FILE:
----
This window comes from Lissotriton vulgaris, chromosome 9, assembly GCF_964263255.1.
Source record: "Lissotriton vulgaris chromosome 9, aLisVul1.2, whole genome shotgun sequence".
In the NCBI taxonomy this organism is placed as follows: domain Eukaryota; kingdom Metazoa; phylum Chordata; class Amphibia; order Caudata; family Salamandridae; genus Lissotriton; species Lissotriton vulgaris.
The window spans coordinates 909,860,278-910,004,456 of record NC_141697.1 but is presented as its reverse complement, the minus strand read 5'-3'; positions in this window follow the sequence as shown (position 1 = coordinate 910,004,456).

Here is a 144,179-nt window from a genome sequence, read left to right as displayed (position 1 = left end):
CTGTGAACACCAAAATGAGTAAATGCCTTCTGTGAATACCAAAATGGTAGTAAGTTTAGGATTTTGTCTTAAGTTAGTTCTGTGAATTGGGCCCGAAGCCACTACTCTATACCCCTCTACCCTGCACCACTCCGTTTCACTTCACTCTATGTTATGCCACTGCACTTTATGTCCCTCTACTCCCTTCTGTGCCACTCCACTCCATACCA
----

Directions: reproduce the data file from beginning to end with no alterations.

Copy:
This window comes from Lissotriton vulgaris, chromosome 9, assembly GCF_964263255.1.
Source record: "Lissotriton vulgaris chromosome 9, aLisVul1.2, whole genome shotgun sequence".
In the NCBI taxonomy this organism is placed as follows: domain Eukaryota; kingdom Metazoa; phylum Chordata; class Amphibia; order Caudata; family Salamandridae; genus Lissotriton; species Lissotriton vulgaris.
The window spans coordinates 909,860,278-910,004,456 of record NC_141697.1 but is presented as its reverse complement, the minus strand read 5'-3'; positions in this window follow the sequence as shown (position 1 = coordinate 910,004,456).

Here is a 144,179-nt window from a genome sequence, read left to right as displayed (position 1 = left end):
CTGTGAACACCAAAATGAGTAAATGCCTTCTGTGAATACCAAAATGGTAGTAAGTTTAGGATTTTGTCTTAAGTTAGTTCTGTGAATTGGGCCCGAAGCCACTACTCTATACCCCTCTACCCTGCACCACTCCGTTTCACTTCACTCTATGTTATGCCACTGCACTTTATGTCCCTCTACTCCCTTCTGTGCCACTCCACTCCATACCA